It is still uncomfortable to be the only gay in the village, but in cities where most gay people live, real prejudice is negligible. The police employs openly gay officers to work with the gay community, and one public face of the Metropolitan Police is the gay deputy assistant commissioner Brian Paddick. A Stonewall survey found that only 6.8 per cent of people expressed public prejudice against gays or lesbians, compared to 14 per cent against travellers or gypsies (4). Gay couples can walk hand-in-hand in many cities without drawing a second glance; they can invite their partners to works drinks without putting their job in jeopardy. Sporadic attacks do happen, but they are mercifully rare. And all this is to the good.

What isn’t so good is the way in which gays and lesbians have become shock troops in the campaigns of the new elite. The promotion of the issue of homophobia by everybody from the Metropolitan Police to the Tory Party, and the supposed remedy of re-education, marks the changing of the political guard.

At a time when traditional institutions are suffering from something of an identity crisis, the gay issue is a shorthand way in which they can distance themselves from the past and show that they’re ‘with it’. Hence Tory Steven Norris’ support for a gay museum in London, or the party’s gay and lesbian summit for young people in March 2003.

Features of gay culture that developed in backstreet ghettoes and underground cellars, and expressed the community’s marginalisation, are now celebrated across the board. Camp, as cultural critic Susan Sontag wrote in 1964, is a ‘love of artifice and exaggeration’; camp is ‘disengaged, depoliticised’, and sees everything in inverted commas (‘not a lamp, but a “lamp”‘) (5). Symbolised by the rise of Queen Graham Norton, with Elton John as Queen Mother, camp has become chic in a culture that revels in irony, disguise and frivolity. Rather than gays getting out of the ghettos, everybody else wants to climb in to join them.

The new elite doesn’t believe in much, but ‘tolerance’ is one of the few things it can hold to. According to its brand of illiberal liberalism, anything goes except for pariah views about sexuality or race. The campaign against homophobia is an attempt to discipline the public (particularly the white working-class male section of the public). One Stonewall publication on prejudice recommended that officials ‘target marginalised areas of white majority society’, explaining that ‘young white unemployed men are more likely to act out their prejudices through violence’ (6). Much was made of the skin-headed suspects in the Clapham case, and these were seen as the working-class rule rather than the exception.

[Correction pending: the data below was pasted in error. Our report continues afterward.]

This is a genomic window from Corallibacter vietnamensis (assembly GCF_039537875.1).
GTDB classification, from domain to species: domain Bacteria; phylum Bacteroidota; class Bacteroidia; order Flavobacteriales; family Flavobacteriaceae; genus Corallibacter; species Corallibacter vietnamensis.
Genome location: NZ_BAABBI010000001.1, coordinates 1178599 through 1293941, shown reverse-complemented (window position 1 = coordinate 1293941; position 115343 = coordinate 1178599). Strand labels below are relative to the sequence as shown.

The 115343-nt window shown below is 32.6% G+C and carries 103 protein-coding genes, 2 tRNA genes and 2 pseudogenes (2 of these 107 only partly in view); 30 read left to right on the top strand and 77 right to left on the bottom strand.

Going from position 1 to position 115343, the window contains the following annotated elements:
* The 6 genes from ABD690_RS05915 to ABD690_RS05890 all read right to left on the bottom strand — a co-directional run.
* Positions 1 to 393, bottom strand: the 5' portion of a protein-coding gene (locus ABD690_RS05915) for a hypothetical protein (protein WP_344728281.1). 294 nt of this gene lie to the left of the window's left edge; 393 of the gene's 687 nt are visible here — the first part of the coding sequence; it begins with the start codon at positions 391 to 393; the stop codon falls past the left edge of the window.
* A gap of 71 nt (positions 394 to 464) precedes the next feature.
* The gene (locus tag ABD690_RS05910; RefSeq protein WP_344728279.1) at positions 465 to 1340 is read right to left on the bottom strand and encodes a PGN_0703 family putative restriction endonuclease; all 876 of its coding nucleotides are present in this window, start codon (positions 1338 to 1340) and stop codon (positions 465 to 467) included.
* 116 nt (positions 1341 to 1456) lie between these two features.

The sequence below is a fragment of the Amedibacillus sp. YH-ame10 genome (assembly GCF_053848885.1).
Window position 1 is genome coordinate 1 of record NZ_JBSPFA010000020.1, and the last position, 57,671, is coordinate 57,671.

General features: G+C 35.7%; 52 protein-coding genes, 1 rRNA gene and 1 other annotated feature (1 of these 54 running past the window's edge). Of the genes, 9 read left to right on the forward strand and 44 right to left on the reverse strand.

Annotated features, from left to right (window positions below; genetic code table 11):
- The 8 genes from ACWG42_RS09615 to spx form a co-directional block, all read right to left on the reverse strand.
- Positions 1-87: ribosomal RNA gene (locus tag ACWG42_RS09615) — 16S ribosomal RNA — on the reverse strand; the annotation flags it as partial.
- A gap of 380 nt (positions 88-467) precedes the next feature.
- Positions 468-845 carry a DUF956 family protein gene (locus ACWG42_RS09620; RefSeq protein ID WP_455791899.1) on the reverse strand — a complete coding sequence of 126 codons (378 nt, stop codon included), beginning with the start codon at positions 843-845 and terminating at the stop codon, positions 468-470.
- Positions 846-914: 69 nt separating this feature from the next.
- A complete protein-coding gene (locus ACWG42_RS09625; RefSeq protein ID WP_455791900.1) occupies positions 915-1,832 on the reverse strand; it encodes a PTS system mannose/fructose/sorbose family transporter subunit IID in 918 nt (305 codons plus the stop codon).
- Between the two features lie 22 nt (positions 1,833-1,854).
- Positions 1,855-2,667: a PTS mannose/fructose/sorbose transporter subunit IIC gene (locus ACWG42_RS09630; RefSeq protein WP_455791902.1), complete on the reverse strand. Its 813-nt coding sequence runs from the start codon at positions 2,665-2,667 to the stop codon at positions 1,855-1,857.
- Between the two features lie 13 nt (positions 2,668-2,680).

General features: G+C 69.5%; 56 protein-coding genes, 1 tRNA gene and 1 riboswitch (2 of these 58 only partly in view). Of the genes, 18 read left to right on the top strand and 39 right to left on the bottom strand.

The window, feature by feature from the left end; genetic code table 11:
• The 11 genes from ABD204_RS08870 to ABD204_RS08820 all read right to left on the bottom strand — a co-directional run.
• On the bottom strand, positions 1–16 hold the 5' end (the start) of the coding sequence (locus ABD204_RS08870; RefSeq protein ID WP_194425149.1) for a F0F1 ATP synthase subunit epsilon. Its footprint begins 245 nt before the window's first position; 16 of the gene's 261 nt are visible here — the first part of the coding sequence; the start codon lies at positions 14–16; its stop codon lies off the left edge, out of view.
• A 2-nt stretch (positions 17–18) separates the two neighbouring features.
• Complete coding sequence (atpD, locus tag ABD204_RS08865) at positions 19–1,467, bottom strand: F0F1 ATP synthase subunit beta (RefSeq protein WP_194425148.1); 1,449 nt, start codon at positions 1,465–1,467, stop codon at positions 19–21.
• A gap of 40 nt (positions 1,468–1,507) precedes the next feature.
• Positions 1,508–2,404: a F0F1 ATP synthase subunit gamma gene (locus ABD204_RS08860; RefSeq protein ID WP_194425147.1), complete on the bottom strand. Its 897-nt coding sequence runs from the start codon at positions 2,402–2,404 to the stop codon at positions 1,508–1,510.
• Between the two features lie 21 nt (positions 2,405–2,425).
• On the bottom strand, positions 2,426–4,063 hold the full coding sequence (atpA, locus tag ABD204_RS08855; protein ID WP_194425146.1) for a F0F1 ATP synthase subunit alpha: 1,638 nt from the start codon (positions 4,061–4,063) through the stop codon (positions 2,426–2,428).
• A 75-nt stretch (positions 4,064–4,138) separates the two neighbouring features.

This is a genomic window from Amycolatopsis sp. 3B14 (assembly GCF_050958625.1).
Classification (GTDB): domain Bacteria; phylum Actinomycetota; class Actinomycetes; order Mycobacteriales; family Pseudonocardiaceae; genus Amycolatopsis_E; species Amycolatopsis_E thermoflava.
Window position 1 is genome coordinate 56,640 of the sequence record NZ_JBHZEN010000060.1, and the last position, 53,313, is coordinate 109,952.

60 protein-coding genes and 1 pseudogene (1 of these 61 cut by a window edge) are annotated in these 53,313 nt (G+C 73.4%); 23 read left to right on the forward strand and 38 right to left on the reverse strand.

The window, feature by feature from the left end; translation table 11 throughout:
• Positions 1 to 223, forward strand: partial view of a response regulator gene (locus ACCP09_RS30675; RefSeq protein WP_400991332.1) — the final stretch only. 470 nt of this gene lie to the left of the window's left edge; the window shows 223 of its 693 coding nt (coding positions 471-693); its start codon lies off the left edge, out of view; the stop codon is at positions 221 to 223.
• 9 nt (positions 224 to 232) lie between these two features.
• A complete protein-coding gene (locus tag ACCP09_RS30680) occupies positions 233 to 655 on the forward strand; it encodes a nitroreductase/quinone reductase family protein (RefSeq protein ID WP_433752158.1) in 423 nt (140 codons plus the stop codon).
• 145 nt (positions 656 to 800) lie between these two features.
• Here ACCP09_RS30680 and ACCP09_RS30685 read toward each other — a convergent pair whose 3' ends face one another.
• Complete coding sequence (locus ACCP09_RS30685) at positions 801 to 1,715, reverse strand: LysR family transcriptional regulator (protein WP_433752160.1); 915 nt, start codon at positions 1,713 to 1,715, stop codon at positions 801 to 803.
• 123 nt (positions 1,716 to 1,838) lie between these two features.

The term ‘homophobia’ suggests an unnatural psychological perversion. While sufferers of arachnophobia might need forced exposure to spiders, homophobes apparently need exposure to the exuberances of gay culture – the ‘gay and proud’ marches, and initiatives such as the London gay museum, or London mayor Ken Livingstone’s plan to educate the capital’s schoolchildren about gay and lesbian lifestyles.

If there isn’t so much prejudice now, there might well be once Livingstone has done his worst. This sexual correctness onslaught is far more likely to breed problems than is the gay couple living next door.

Whatever the changes for the better, there are new barriers to equality today. Gay rights organisations urge employers to make special allowances for gay workers, and cry homophobia every time a gay man has his mobile snatched. Instead of free and easy equality, gays and lesbians have become a drag act cheered on by the authorities.

(1) ‘I’m afraid I can see a big increase ahead in homophobic attacks’, 18 October 2005

(2) Homophobic violence, Metropolitan Police

(3) The Employment Equality (Sexual Orientation) Regulations, Stonewall

(4) Understanding prejudice, Gill Valentine and Ian McDonald, November 2004

(5) Notes On ‘Camp’, Susan Sontag

(6) Understanding prejudice, Gill Valentine and Ian McDonald, November 2004

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Topics Politics